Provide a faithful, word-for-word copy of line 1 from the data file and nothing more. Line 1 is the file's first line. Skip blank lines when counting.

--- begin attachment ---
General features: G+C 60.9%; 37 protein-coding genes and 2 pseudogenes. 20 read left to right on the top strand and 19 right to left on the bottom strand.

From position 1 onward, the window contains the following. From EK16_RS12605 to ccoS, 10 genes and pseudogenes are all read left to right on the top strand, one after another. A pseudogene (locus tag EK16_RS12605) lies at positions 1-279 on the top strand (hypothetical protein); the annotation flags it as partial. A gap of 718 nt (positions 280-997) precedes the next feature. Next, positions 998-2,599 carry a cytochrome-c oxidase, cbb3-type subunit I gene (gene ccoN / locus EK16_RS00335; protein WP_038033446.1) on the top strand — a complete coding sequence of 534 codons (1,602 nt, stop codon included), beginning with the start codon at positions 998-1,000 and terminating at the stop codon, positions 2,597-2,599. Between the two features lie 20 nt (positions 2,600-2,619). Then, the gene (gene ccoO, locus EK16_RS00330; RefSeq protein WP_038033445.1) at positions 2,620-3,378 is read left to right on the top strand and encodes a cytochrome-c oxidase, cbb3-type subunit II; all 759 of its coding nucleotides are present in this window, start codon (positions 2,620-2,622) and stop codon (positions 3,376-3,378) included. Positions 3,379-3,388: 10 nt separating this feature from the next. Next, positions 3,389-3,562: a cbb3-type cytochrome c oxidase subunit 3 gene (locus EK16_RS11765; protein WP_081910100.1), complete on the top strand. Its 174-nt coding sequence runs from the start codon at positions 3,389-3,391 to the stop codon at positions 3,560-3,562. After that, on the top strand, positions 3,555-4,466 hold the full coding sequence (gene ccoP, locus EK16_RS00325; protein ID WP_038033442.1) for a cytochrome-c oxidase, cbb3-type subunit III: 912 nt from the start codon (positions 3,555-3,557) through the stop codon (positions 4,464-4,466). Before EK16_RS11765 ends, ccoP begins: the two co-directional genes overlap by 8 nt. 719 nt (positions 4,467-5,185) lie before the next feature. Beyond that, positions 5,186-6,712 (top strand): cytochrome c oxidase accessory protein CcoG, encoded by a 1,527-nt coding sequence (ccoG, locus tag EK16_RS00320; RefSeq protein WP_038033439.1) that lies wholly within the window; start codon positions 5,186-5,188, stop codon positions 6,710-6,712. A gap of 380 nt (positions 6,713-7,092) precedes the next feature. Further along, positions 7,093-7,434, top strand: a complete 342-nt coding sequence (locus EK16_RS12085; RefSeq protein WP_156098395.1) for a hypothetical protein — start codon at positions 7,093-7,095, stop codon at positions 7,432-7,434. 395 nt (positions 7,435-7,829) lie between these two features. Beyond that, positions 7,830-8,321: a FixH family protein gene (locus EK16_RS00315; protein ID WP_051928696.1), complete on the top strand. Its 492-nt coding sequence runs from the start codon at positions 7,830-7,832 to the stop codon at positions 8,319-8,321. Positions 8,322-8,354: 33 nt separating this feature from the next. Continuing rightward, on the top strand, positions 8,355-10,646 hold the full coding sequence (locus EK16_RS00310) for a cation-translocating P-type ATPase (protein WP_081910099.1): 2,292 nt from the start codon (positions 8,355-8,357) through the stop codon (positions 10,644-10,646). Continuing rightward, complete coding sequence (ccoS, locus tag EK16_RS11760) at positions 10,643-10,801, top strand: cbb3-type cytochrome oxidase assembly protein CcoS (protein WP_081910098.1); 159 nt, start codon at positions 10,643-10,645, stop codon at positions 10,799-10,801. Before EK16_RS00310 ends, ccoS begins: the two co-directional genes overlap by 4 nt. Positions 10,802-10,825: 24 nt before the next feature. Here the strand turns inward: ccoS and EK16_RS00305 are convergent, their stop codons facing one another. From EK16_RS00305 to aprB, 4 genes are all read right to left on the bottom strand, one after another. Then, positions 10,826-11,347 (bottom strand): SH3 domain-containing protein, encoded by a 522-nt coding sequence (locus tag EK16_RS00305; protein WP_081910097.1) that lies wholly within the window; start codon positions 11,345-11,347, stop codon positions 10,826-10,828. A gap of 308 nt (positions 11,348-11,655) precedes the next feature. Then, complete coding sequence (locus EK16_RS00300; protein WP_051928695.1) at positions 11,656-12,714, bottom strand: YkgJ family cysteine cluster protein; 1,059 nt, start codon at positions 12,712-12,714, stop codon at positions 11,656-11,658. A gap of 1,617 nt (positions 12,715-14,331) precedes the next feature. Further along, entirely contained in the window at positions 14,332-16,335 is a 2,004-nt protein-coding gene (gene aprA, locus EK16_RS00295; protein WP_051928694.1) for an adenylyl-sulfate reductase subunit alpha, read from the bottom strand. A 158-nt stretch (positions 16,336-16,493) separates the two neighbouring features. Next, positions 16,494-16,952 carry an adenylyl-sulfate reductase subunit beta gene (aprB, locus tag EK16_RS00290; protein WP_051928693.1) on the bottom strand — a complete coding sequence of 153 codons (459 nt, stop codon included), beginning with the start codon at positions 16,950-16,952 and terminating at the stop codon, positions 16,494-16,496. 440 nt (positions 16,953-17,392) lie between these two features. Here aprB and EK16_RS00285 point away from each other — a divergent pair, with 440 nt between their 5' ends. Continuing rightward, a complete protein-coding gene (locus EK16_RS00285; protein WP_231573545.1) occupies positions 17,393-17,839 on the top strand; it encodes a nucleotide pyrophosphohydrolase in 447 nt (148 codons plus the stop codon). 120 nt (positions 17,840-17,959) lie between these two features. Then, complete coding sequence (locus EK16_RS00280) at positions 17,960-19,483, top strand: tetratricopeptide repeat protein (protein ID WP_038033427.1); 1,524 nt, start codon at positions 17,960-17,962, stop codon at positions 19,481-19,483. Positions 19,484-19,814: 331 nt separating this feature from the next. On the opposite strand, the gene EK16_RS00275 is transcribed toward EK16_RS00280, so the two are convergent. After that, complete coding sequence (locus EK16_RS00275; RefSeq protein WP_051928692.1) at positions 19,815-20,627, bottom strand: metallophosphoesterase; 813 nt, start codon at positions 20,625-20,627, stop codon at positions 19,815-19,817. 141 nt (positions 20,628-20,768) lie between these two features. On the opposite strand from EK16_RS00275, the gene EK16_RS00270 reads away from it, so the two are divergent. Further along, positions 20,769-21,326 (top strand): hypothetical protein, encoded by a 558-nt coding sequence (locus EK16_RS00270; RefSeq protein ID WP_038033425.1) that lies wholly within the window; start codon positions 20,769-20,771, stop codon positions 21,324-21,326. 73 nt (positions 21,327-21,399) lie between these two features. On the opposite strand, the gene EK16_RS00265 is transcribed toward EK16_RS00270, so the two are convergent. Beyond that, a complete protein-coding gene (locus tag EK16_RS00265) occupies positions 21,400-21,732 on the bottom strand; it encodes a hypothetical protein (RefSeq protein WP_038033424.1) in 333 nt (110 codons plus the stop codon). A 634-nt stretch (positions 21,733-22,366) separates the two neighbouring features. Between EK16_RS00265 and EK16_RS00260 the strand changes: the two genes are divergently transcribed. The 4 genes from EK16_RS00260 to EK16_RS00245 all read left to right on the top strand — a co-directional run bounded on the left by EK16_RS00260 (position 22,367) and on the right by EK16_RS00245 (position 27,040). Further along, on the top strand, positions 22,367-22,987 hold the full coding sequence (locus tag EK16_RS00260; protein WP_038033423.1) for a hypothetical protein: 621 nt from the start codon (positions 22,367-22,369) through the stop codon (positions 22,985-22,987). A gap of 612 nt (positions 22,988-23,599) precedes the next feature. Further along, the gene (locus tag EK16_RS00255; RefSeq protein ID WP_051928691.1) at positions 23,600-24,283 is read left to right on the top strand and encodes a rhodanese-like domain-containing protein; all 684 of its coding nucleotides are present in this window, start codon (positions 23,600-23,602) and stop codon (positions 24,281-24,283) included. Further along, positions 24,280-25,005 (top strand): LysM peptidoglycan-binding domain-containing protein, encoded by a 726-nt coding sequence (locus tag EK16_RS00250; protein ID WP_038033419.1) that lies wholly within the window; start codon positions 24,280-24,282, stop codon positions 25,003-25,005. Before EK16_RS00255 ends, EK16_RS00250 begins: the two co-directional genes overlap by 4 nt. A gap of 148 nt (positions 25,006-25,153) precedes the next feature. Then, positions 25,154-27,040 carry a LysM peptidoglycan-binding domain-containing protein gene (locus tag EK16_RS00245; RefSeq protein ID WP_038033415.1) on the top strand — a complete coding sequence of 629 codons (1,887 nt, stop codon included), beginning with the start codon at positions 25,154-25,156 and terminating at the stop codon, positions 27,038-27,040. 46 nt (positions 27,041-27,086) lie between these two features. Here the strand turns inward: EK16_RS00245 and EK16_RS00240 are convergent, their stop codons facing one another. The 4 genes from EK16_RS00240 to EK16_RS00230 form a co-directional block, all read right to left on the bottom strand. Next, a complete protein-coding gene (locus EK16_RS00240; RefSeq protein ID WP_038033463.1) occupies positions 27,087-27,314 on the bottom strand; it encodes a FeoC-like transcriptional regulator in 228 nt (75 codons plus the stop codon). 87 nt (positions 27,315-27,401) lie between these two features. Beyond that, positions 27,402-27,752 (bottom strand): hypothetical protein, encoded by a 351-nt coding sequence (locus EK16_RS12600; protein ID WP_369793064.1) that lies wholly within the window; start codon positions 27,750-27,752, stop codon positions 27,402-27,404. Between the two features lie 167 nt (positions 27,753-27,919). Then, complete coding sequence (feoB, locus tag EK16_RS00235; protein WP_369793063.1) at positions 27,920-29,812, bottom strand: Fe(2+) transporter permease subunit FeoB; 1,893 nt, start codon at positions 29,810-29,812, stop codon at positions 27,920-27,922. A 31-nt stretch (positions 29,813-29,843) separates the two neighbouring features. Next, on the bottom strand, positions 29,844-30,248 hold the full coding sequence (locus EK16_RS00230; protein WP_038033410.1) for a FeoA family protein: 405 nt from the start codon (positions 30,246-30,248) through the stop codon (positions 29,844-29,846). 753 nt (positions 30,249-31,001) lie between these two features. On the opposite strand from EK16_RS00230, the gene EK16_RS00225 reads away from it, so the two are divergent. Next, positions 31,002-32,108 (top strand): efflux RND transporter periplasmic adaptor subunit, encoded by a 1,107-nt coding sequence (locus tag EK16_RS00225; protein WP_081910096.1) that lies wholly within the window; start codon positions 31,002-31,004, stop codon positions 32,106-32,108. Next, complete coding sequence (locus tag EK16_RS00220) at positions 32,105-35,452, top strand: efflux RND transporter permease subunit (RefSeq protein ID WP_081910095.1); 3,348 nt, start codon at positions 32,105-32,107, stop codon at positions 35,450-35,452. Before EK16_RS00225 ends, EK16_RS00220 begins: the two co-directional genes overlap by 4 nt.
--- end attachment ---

General features: G+C 60.9%; 37 protein-coding genes and 2 pseudogenes. 20 read left to right on the top strand and 19 right to left on the bottom strand.